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'Urban Hikers' inspire documentary about neighborhood walks

Group hopes to push the Black community to explore the mental and physical benefits of walking for leisure
Urban Hikers on a hike.jpg
Urban Hikers.jpg
Posted at 4:45 PM, Apr 29, 2021
and last updated 2021-04-29 21:16:26-04

CINCINNATI — Since 2015, rain or shine, a group of men have met every Saturday in different neighborhoods for a walk.

They call themselves the Urban Hikers, and they’ve been trekking their way through all the neighborhoods in Cincinnati.

“This is probably the most committed I’ve been to indulging in something as an adult because it was so beneficial for me,” said Tyran Touré, a member of the Urban Hikers.

Each hike usually begins at a coffee shop in the neighborhood they’ve decided to explore. They caught the attention of an Ohio filmmaker, who is creating “Why We Walk,” a documentary about the Urban Hikers' mission that is expected to be released later this year: https://www.whywewalkfilm.com

The men are from different backgrounds. Abdi Cheik arrived in Ohio as a young refugee of Ethiopia's civil war, Vanny Mwamba immigrated from the Democratic Republic of Congo and Touré grew up in Cincinnati's Winton Terrace Project.

They all met by chance and initially started their group treks for the health benefits.

“For me personally it's therapeutic,” said Cheik. “Getting to know the city, that’s how you usually find places that are hidden. Then once we came as a group, it just became a conversation where we talked about events and what’s going on in our lives.”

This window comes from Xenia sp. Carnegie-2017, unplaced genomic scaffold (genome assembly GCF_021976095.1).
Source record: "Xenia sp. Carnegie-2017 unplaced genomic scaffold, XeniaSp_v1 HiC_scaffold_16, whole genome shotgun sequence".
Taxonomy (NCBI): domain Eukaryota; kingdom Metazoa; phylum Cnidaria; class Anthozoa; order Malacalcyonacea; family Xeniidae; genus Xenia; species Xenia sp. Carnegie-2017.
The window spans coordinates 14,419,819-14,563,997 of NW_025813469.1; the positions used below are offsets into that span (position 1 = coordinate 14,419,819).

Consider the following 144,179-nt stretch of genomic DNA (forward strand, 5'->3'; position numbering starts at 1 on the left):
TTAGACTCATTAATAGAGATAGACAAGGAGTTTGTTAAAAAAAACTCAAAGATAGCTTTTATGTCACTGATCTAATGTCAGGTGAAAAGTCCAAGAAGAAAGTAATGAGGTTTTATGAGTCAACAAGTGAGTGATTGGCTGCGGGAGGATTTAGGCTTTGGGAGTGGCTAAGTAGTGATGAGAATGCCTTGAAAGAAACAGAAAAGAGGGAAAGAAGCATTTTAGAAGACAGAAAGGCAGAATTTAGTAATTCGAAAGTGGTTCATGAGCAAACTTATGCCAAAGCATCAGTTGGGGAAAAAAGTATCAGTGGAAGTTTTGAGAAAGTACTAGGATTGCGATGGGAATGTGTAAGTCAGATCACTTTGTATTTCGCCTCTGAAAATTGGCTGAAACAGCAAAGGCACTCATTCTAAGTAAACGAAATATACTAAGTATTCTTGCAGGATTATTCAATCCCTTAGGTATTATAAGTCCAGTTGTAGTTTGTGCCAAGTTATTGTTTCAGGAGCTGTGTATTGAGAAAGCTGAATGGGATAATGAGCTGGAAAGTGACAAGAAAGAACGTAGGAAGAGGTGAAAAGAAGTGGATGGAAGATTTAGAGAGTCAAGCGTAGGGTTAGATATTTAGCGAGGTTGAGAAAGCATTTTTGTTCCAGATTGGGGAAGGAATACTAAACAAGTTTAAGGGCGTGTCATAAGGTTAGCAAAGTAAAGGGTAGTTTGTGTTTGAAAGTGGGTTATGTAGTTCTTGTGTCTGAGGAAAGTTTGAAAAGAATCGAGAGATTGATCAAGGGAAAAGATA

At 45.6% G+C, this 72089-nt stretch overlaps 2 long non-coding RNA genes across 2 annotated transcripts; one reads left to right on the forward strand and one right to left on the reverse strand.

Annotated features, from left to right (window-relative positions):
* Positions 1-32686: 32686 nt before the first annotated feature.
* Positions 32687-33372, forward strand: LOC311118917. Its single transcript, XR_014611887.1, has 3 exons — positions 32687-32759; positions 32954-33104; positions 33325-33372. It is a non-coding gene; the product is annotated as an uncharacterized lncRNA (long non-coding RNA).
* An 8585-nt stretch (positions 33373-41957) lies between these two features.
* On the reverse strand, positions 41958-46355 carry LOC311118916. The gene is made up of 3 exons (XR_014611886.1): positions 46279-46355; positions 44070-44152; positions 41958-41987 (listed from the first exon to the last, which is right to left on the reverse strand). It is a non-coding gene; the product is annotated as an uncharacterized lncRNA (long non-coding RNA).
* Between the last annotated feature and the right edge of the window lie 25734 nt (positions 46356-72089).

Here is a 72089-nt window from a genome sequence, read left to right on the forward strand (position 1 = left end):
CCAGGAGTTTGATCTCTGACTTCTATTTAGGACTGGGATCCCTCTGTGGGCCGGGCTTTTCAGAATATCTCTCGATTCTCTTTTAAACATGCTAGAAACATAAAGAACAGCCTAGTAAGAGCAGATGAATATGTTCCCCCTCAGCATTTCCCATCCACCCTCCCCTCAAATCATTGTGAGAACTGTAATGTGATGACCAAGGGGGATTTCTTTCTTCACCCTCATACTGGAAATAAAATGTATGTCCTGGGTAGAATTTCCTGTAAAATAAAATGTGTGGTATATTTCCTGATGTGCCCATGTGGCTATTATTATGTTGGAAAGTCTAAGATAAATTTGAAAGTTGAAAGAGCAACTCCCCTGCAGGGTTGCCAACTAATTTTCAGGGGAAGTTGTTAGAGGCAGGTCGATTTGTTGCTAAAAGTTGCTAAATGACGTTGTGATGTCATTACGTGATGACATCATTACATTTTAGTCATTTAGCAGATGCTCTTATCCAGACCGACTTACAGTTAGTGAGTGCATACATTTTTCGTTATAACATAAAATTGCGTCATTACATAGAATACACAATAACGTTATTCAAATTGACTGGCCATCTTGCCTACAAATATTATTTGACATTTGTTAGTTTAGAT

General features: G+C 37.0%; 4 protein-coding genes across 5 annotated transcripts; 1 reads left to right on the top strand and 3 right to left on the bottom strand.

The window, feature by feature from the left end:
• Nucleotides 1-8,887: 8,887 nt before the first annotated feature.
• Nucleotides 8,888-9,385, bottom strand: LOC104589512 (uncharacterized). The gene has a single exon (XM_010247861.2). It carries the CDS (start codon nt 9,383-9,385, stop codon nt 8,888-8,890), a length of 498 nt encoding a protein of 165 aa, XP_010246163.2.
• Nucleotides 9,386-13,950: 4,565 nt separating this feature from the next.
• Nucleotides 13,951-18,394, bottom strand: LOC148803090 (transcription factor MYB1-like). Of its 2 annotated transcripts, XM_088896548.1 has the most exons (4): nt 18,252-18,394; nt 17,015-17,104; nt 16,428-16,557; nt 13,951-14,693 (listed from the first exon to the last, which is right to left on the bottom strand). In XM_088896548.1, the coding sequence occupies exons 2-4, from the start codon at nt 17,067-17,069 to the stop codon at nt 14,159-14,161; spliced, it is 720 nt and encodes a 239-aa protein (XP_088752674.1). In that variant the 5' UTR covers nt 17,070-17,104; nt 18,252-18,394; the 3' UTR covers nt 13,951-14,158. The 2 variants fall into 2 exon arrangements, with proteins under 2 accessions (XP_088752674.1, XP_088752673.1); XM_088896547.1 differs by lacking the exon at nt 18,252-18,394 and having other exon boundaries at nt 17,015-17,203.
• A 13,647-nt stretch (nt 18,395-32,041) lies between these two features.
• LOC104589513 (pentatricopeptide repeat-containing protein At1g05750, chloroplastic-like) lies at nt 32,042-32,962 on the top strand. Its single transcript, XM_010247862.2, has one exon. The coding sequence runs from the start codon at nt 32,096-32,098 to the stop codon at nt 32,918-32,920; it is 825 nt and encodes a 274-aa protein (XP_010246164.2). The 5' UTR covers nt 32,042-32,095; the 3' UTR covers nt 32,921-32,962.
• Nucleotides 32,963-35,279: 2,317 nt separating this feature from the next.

All of them said walking has been the best medium to help them navigate difficult conversations surrounding the Black experience.

“We have a lot of traumas in our culture,” said Mwamba. “Especially for us that are Black. It's a constraint that does not allow a lot of us to explore. We need to get into the culture of doing things to get out of necessity. I think that is where true freedom comes from, for Black people to get out of the idea that we have to do things because we have to.”

Touré said walking has helped him cope with that trauma and other challenges in his life.

“Every day we are hit with something new,” he said. “I have found walking as a coping mechanism. It helps me get through a lot of things, especially when I get to walk with my brothers."

After three years of hiking through the city and surrounding areas, the group took their love for hiking on a journey that Ohio filmmaker Eric Bishop decided to document on camera.

“Why We Walk” chronicles the Urban Hikers' 61-mile trek from Harpers Ferry, West Virginia, to Washington, D.C.

"We really did go on a transformative journey," Bishop said. "Even within four days for a lot of our hikers it was their first time camping, and to do that together, learn how to survive together, to learn how to work together was super transformative for us.”

The Urban Hikers said they hope the film reminds the Black community that it is OK to walk for leisure.

“We want people to know you can hike within the city and also discover the city and different neighborhoods and businesses,” said Cheik. “You don’t have to go to an isolated place.”

“People can use the template to walk in their neighborhood,” said Mwamba. “Find people you vibe well with and start with them.”

You can follow their journey on Instagram https://www.instagram.com/officialurbanhikers/ and donate to the film's fundraiser through the Wave Pool art gallery. https://www.wavepoolgallery.org/why-we-walk